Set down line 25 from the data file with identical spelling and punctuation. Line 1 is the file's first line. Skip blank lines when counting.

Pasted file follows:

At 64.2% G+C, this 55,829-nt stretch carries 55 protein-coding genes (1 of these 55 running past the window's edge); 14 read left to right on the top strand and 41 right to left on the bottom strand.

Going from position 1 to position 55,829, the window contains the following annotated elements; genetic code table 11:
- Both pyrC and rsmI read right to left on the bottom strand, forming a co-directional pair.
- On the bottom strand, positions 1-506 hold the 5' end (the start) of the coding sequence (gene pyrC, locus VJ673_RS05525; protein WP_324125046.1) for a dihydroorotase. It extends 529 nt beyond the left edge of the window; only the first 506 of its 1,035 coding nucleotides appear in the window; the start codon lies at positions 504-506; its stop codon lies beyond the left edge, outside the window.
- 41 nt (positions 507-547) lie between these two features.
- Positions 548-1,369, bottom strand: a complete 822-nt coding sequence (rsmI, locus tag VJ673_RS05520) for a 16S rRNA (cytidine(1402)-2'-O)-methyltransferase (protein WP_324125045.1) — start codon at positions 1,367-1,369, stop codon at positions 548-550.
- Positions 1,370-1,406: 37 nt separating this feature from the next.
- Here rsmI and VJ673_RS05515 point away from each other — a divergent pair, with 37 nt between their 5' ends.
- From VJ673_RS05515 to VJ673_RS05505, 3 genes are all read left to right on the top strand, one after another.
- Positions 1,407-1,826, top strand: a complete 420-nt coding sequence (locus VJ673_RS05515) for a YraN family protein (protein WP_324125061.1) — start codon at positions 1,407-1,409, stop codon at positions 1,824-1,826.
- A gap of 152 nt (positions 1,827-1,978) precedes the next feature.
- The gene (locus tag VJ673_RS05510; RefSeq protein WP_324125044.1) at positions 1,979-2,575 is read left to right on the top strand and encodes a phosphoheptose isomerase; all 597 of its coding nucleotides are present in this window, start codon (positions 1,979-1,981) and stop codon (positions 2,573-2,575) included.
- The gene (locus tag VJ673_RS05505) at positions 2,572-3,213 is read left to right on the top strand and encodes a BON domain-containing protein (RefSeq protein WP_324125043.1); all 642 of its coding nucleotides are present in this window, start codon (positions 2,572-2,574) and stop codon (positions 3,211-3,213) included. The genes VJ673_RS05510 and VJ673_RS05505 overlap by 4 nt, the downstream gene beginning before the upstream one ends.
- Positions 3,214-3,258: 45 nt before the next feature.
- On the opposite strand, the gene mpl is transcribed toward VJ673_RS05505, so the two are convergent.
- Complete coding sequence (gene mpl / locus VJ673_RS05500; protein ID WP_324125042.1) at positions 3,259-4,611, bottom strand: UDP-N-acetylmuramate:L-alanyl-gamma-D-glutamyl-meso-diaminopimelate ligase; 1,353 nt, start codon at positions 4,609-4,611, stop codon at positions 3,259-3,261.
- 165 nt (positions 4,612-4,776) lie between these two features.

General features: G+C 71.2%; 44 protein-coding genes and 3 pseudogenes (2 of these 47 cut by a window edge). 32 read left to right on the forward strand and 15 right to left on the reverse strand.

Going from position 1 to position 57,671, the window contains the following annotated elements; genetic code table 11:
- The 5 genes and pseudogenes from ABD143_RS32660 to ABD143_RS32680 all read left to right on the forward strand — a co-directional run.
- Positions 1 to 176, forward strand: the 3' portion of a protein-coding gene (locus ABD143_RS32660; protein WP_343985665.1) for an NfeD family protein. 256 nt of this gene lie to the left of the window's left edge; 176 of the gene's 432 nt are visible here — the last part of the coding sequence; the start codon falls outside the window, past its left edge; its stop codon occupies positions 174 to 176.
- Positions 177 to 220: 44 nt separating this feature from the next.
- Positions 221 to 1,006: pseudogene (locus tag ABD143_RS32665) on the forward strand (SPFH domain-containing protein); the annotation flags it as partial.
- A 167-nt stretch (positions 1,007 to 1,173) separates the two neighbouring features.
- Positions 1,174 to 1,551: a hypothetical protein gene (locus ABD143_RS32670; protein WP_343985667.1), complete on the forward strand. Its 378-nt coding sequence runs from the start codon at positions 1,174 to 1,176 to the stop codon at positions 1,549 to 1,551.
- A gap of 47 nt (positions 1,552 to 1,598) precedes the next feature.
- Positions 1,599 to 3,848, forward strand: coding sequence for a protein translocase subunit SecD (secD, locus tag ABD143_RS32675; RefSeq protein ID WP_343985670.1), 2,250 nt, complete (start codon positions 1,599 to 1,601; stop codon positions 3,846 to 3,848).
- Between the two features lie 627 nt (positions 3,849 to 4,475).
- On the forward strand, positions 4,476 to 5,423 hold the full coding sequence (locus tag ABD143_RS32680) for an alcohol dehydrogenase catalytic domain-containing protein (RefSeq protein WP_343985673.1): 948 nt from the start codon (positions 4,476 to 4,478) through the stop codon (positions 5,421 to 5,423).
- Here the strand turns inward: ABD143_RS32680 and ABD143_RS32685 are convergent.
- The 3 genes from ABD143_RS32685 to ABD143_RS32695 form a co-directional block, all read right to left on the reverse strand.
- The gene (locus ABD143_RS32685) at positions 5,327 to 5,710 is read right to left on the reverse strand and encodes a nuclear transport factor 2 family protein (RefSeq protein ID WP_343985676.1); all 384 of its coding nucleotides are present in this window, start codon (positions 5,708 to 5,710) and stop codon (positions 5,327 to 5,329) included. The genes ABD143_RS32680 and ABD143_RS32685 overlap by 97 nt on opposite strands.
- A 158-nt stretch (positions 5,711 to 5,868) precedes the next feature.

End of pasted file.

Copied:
- Positions 1,174 to 1,551: a hypothetical protein gene (locus ABD143_RS32670; protein WP_343985667.1), complete on the forward strand. Its 378-nt coding sequence runs from the start codon at positions 1,174 to 1,176 to the stop codon at positions 1,549 to 1,551.